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Washington's Cruisers Flag (U.S.)


Last modified: 2002-11-16 by rick wyatt
Keywords: united states | washington's cruisers | an appeal to heaven | massachusetts |
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[Washington's Cruisers flag] by Rick Wyatt, 1 November 2002

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Editor's note: There are numerous varying references to the flags used by "Massachusetts Navy, Floating Batteries, Washington's Cruisers..."

Washington's Cruisers

source: Standards and Colors of the American Revolution[ric82]

In September 1775, the Americans launched two strong floating batteries on the Charles River, Massachusetts, and in the following month they opened fire on the enemy in Boston. In October, Washington also commissioned two schooners, the Lynch and the Franklin, to cruise the Bay. When speaking of these schooners, Col. Joseph Reed, Washington's secretary, in a letter from Cambridge, Mass. to Colonels Glover and Moyland, dated October 20, 1775, said
"Please fix upon some particular color for a flag, and a signal by which our vessels may know one another. What do you think of a flag with a white ground and a tree in the middle, the motto 'AN APPEAL TO HEAVEN' - this is the flag of our floating batteries."
By February 1, 1776 a total of six such "armed Vessels" of the "United Colonies of North America" had been commissioned by Washington... In April 1776, the Massachusetts council passed a series of resolutions for the regulation of the sea service, among which was the following: -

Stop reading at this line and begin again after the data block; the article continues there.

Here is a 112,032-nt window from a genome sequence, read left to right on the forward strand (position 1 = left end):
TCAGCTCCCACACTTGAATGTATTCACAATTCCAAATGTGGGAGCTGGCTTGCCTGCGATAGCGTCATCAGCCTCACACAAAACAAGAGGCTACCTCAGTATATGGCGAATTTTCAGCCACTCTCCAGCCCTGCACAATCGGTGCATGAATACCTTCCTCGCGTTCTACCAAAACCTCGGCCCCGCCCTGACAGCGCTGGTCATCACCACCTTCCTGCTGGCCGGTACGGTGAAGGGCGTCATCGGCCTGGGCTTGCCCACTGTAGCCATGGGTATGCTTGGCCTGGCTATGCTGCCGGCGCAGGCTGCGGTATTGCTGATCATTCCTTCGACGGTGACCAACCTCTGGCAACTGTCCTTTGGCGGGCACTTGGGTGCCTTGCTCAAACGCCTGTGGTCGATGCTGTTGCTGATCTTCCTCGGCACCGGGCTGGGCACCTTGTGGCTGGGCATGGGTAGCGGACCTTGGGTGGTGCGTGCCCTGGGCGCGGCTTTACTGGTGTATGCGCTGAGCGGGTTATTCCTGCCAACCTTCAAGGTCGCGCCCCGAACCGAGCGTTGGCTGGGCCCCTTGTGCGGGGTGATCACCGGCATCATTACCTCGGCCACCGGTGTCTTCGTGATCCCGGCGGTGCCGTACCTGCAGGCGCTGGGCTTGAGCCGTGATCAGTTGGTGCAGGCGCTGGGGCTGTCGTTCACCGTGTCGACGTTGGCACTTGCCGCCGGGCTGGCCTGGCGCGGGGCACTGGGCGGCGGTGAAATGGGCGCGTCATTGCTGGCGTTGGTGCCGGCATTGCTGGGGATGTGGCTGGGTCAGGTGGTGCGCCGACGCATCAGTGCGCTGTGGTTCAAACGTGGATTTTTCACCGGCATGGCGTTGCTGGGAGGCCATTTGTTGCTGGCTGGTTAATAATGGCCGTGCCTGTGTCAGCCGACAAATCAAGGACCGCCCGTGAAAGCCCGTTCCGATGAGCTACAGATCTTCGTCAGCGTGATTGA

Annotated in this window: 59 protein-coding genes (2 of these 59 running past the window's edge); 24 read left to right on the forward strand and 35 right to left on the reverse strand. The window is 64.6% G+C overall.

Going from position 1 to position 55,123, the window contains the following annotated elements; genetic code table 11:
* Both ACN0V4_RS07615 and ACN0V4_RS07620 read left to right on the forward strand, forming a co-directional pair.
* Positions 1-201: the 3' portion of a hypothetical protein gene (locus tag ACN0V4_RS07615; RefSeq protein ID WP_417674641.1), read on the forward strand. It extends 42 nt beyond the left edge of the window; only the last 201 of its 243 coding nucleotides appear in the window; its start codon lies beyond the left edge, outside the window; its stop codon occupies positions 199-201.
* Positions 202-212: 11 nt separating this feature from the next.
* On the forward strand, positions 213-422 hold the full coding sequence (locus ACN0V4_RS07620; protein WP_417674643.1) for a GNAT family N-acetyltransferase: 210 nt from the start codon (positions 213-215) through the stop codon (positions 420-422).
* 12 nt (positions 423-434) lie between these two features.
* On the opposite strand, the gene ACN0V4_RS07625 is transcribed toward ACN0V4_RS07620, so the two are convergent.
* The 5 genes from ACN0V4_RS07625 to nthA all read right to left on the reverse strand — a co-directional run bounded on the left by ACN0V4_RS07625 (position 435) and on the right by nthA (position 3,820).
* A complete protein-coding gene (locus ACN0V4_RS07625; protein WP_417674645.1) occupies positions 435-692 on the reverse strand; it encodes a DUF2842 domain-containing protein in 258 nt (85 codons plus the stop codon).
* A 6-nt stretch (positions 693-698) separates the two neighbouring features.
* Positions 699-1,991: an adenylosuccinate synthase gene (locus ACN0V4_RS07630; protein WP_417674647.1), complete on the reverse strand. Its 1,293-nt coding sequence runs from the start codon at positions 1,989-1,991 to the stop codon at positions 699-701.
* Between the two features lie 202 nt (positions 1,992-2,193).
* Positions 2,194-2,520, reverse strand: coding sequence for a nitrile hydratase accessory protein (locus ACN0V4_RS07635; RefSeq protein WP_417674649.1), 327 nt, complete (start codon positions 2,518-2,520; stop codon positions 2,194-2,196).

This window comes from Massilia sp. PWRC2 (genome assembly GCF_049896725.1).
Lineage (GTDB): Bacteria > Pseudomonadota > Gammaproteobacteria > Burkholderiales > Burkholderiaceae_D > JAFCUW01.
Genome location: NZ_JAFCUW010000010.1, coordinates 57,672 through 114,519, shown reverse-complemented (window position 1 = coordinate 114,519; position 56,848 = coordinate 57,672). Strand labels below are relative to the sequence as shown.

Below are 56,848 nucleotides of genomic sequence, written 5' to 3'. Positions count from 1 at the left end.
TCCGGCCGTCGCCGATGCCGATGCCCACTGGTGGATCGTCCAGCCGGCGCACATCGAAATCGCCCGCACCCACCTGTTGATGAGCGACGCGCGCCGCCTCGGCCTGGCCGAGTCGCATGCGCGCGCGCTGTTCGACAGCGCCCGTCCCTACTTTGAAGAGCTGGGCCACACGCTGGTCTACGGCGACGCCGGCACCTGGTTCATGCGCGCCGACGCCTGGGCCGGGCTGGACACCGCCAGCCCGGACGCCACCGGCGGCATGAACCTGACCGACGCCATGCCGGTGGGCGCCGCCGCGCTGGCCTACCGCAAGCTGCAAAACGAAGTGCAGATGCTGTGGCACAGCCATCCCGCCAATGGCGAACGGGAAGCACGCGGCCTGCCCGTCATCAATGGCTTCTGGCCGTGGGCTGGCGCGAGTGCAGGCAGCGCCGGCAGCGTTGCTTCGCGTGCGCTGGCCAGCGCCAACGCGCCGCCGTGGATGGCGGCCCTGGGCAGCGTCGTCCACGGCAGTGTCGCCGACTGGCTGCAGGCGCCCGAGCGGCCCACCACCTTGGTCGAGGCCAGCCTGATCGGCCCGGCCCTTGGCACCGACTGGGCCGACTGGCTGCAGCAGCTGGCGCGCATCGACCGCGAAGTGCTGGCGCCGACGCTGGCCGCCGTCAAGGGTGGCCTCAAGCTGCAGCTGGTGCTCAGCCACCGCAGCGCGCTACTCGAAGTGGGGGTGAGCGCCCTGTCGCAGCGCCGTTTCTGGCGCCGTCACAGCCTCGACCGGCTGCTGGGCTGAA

"Resolved, that the uniform of the officers be green and white, and that the colors be a white flag, with a green pine tree, and the inscription, 'An Appeal to Heaven'."
There also were flags with "We Appeal to Heaven" and "Appeal To Heaven".

Rick Wyatt, 1 November 2002

Massachusetts Navy Flag

[Washington's Cruisers flag]
by Randy Young, 6 February 2001

Source: "Flags to Color from the American Revolution."

On page 2 is the "Massachusetts Navy Flag." The colors are described as "White field, green leaves and grass, brown trunk, black letters."
"In Sept. 1775, two floating batteries were launched on the Charles River and were soon firing on the enemy in Boston. These heavily armed scows flew this flag, as did the floating batteries of Pennsylvania on the Delaware River, and Washington's six schooners, commissioned early in 1776. The flag was officially adopted by the Massachusetts Navy in April 1776."
Randy Young, 6 February 2001

An Appeal To Heaven

[Appeal To Heaven flag] by Randy Young, 29 January 2001

Source: "Flags to Color from the American Revolution."

On page 1 is the "Appeal To Heaven Flag." The description of the flag is very simple: "White field" and black letters. The flag has the inscription "AN APPEAL TO HEAVEN" in capital letters interspersed with the inscription "une appellation au ciel" in lower case letters. Considering the English and French inscriptions, the flag was probably used following the Franco-American alliance in the latter part of the war.
Randy Young, 29 January 2001

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